IN RESPONSE to the Church’s worldwide call for evangelization, the Institute of Religion (IR) continues to promulgate the Catholic faith in remote places through its Certificate on Religious Education Distance-learning Online (CREDO) and the Certificate in Religious Education (CReEd).

Instituted in 2008 by then Assistant to the Rector for Administration Pilar Romero, the 21-unit online program, CREDO, aims to give training to Theology instructors on Catholic doctrines, but only through the use of UST's eLearning Access Program (eLEAP).

CREDO was implemented during the Quadricentennial celebration in 2011. Its first beneficiaries were from Aklan.

However, difficulties arose with the first batch due to problems in accessing the internet. Thus, the CReEd was established.

The CReEd is a 52-hour certificate course wherein faculty members from the IR hold a face-to-face instruction with the beneficiaries.

Last summer, a total of 289 teacher-catechists from 30 schools in the Municipalities of Kalibo and Batan graduated from the program. Another 86 from seven mission schools at the Diocese of Cabanatuan also finished it in the same year.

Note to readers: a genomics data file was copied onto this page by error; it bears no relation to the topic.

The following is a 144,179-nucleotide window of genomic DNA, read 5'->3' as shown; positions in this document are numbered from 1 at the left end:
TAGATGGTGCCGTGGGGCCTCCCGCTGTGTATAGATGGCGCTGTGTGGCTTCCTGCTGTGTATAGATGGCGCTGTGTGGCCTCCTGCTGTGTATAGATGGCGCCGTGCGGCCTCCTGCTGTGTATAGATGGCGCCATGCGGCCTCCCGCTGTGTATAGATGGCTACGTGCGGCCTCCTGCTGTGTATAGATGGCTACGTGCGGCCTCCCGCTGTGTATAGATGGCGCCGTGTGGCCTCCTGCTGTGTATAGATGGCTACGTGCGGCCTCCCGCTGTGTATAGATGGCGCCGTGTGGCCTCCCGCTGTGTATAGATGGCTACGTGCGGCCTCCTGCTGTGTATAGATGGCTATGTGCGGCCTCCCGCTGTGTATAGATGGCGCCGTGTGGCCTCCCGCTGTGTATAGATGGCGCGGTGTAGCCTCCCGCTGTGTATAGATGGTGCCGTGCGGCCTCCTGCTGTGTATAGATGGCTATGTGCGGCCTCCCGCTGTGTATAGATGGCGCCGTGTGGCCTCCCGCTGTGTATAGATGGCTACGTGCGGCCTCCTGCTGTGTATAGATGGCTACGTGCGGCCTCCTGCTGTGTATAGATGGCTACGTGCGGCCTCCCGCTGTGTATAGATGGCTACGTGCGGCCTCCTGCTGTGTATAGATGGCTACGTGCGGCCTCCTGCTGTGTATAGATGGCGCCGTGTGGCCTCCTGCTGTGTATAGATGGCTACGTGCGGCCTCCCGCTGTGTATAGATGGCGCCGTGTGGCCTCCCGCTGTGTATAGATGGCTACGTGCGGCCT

Currently, there are 25 enrollees for the program from the St. Anthony and St. Vincent Parish in Guam.

According to Allan Basas, faculty secretary of IR, these programs aim to fulfill their mission to professionalize Theology teachings beyond the University.

“What’s positive about this is that we are trying to go out of the University. We are faculty members, we teach here in the University, but we realize that we cannot limit ourselves in terms of mission to our students. We have to see the farthest that we can go,” he said.

Poor Souls at Sea

The Institute of Religion, which celebrated its 80th anniversary last June, was founded in 1933 by Fr. Francisco del Rio, O.P. to centralize and reorganize Theology in the University. John Joseph G. Basijan


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